slight water hammer in upstairs bathroom

in the winter it really rattles the pipes, in the summer it just has a big vacuum sound. This only happens when someone turns off the cold water very quickly and only in the one sink in the upstairs bathroom. If they turn it off very slowly there is no problem so I was thinking if I replaced the faucet handles with ones that don't turn off in one big push. (the handle I have right now is a push up for on and push down for off). Is there any easier way to stop this from happening? I can't imagine the vibration is good for the pipes.
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Well getting people to change behavior is nearly impossible.
Changing to a diferent faucet might help but adding a water hammer arrestor is your best bet.
To simplify installation I would add it at the angle stop location.
If you have copper lines & compression fitting angle stops, the following product will do the trip quickly & easily
http://www.pexsupply.com/product_dtl.asp?pID=5549&brand=Cash-Acme&cID=788
I have ordered from PEX Supply a couple of times, I would recommend them.
cheers Bob
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If your home is over say 5 -10 years old, it is very possible that you have anti-hammer devices in the walls, buy they have become saturated to the point they no longer work. There is a cheap fix for this. You need to turn off the main water supply.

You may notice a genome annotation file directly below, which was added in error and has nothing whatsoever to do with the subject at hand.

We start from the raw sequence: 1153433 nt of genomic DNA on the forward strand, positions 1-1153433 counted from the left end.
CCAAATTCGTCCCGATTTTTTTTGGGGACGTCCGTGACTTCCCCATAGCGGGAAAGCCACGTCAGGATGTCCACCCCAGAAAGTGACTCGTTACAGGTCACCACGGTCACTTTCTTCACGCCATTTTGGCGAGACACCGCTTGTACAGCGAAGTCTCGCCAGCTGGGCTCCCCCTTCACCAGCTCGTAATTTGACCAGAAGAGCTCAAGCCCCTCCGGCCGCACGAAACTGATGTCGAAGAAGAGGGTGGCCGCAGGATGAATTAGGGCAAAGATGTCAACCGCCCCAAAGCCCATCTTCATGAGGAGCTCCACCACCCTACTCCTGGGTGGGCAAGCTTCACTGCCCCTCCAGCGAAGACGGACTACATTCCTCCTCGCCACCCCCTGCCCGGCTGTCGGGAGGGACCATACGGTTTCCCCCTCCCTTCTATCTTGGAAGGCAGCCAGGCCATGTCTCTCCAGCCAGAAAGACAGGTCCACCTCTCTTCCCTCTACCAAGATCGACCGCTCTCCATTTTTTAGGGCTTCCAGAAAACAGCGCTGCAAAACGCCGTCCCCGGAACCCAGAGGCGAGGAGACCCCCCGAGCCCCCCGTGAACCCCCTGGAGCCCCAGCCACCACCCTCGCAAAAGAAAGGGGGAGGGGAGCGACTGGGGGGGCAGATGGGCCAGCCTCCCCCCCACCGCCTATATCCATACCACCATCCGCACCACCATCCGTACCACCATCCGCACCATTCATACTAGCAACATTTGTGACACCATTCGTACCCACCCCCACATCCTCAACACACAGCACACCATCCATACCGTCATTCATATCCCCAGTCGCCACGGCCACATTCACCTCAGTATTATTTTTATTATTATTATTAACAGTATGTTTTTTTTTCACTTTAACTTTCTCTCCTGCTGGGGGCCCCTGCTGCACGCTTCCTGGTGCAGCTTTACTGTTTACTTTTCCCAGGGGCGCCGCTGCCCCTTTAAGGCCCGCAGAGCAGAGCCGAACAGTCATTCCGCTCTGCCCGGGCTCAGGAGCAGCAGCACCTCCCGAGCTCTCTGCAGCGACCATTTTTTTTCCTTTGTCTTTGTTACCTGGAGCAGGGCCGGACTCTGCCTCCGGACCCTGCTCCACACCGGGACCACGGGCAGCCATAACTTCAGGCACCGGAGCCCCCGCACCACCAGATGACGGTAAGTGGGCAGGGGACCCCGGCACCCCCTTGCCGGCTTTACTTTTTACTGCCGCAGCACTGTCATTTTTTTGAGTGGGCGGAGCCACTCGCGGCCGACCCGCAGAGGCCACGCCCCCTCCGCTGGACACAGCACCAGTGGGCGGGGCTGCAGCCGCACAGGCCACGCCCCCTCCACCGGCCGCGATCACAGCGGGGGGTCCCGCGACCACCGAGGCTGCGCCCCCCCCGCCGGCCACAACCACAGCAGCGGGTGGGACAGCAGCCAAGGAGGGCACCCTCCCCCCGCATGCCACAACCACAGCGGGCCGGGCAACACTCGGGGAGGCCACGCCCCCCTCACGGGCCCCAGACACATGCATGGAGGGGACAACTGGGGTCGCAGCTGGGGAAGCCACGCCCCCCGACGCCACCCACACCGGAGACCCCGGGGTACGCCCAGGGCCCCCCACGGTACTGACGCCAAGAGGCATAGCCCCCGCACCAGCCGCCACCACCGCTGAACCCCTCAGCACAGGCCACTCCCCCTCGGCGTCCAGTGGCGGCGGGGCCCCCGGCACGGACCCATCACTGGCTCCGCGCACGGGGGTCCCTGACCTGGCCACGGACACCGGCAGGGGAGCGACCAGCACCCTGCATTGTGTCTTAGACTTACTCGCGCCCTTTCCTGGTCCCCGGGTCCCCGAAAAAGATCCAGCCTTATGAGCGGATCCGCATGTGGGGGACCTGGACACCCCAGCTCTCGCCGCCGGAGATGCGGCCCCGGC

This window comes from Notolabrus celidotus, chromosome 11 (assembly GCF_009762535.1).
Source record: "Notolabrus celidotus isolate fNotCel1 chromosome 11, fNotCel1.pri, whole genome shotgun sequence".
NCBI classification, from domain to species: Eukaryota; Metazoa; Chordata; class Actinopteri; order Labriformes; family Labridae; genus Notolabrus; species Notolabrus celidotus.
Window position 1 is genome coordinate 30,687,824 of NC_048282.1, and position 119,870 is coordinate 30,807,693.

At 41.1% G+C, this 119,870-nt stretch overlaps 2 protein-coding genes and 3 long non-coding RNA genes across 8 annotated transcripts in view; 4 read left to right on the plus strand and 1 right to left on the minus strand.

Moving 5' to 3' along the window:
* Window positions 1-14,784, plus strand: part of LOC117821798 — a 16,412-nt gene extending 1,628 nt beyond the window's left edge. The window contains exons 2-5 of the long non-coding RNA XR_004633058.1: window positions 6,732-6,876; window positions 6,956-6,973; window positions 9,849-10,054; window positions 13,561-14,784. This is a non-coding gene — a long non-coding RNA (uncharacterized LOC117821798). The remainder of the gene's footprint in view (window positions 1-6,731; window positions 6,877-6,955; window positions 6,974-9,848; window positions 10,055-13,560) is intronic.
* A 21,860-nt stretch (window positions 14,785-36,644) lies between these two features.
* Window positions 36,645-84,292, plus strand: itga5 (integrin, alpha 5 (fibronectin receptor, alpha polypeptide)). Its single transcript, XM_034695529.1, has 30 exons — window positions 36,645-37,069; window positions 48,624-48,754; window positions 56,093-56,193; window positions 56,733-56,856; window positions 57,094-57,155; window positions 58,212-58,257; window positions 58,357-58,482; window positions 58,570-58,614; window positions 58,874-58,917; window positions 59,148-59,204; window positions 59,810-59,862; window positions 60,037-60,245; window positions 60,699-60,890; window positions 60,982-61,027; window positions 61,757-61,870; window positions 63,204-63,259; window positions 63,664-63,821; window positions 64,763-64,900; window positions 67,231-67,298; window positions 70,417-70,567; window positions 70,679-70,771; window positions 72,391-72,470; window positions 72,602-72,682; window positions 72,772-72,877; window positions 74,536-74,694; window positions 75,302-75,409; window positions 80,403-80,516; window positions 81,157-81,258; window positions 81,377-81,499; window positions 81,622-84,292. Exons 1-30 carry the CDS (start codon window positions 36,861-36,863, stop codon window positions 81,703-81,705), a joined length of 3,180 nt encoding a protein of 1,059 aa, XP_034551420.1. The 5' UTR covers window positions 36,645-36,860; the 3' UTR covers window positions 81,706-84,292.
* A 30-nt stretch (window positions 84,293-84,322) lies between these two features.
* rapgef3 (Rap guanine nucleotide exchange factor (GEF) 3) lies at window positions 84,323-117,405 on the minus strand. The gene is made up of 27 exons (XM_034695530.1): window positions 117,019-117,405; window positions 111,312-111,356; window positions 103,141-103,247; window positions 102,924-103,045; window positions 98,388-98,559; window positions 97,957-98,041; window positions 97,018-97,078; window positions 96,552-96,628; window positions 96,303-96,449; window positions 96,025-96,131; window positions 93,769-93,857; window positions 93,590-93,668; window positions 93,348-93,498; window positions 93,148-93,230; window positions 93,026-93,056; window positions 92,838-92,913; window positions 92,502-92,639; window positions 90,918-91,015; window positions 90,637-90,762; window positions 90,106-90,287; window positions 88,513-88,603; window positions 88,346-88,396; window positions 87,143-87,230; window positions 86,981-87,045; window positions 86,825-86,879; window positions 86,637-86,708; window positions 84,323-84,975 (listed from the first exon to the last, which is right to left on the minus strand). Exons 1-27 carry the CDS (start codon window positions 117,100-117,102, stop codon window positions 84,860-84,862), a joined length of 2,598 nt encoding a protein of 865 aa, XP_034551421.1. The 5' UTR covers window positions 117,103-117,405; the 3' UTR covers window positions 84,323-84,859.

NOTE: Turn the water heart off first. NOTE: In older homes it is possible that the old valve may not be up to being turned off and on again.
Next open a low valve (both hot and cold), like one in the basement to let water run out of the pipes. It may help to open the upper valves as well. Let the water drain. Then turn the water back on (I suggest turning it on slowly.) then closing all those valves. That should do it.

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Joseph Meehan

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wrote:

I just recently followed the procedure (more or less) that Mr. Meehan detailed and it eliminated the water hammer I was getting from my washer. I do it every few years or whenever water hammer occurs.
The difference in my process is that I open every faucet, showers and outdoor spigots included, to drain the system as much as possible.
One other point: When you turn the main shutoff (or any shutoff) back on, turn it fully on, then close it about an 1/8 of a turn. The reason for this is to give you a little room to move the handle in the "open" direction in case it seizes up and you can't turn it off. If you open it hard against the stop, you increase the chance of it seizing and you'll have no "wiggle room" to free it up. Of course, this only applies to gate valve shut offs, not ball valves.
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Actually I have a question to people in this newsgroup. Does the water hammer tends to occur in a faucet near the bottom half of the house than one in the upper half of the house? I am under the impression that water hammer occurs when a lot of water rushing down but being stopped suddenly. Should the water hammer occur more often with a faucet in the basement than the one in the upper floor?
Thanks in advance for any info.
Jay Chan
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I don't think there is much difference. It is the mass (not the weight) of the water moving through the pipe that is the problem. So having it going up or down will make very little difference. Think of it as inertia.
wrote:

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